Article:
Demand for face masks has not reached its peak

Local

TROY, N.Y. (NEWS10) — As the reopening process begins, and more and more people begin to venture out of their homes, the need for face masks is expected to significantly increase. 

At the start of the coronavirus pandemic, masks were not considered necessary unless you were working in close contact with someone who was infected, but that has since been revised. As the country starts to reopen and people begin to venture out of their homes, masks are now a must.

“The mask can make the difference between life and death,” said Governor Andrew Cuomo.

Hakan Hekimoglu, an assistant professor of supply chain management and analytics at Rensselaer Polytechnic Institute, said that sudden shift is putting a significant strain on the supply chain.

“COVID has exposed some of the good practices as well as the bad practices in supply chain management, though I cannot easily blame it on the companies because it has been a tremendous shock from the demand side as well,” said Hekimoglu.

Hekimoglu told NEWS10 ABC the demand for face masks has not even peaked, yet. While most large manufacturing companies have been focused on producing N95s for healthcare and essential workers, he said they will now have to start producing masks for the general public, too.

“We should be planning for the worst and hoping for the best. Planning for the worst might not be the economically most effective way for companies, but we are in a public health situation and this is a time for everyone, including the companies, to step up,” said Hekimoglu.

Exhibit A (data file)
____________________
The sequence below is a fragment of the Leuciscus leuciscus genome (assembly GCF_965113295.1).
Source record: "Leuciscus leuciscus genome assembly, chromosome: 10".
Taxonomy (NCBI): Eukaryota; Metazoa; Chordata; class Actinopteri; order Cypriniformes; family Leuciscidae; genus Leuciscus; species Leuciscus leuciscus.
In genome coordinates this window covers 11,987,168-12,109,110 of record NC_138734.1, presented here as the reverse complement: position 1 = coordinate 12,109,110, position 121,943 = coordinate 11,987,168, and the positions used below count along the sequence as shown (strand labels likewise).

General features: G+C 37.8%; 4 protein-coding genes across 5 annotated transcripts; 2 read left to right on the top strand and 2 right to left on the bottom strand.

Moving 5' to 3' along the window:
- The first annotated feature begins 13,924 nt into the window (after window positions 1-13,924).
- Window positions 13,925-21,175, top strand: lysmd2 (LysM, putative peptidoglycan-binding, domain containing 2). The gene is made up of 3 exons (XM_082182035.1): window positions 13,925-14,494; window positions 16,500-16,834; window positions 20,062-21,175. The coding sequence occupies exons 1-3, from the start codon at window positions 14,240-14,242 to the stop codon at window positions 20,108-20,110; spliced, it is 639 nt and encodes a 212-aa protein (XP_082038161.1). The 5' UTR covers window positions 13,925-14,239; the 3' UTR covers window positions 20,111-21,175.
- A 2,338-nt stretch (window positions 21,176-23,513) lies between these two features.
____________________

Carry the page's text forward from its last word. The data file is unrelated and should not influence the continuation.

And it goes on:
He said a coordinated perspective and intervention from the government is also necessary in this unprecedented situation. He said the fact that the Centers for Disease Control and Prevention is issuing some guidance on how to make your own mask is a sign that the supply chain is not where it needs to be.

Here in the Capital Region, many people are sewing up a storm at home and doing what they can to feed the need. A number of local businesses have also shifted their normal operations to produce reusable face masks, but Hekimoglu said, from a supplier’s perspective, there is still so much uncertainty.

“Let’s say they invest in the capacity to provide face masks with a plan for the next two years and after six months or three months, if the coronavirus goes away, then it will be a sunk investment for the companies,” said Hekimoglu.

He said, while it’s great that this is creating an unexpected business opportunity for many, he believes there should be some clear guidelines put in place for the producers.

“I personally think, for homemade masks or the masks that are produced by start-ups, there needs to be some standardization in order to make sure the products that we are buying from different sources are complying with the purpose of the product,” said Hekimoglu.


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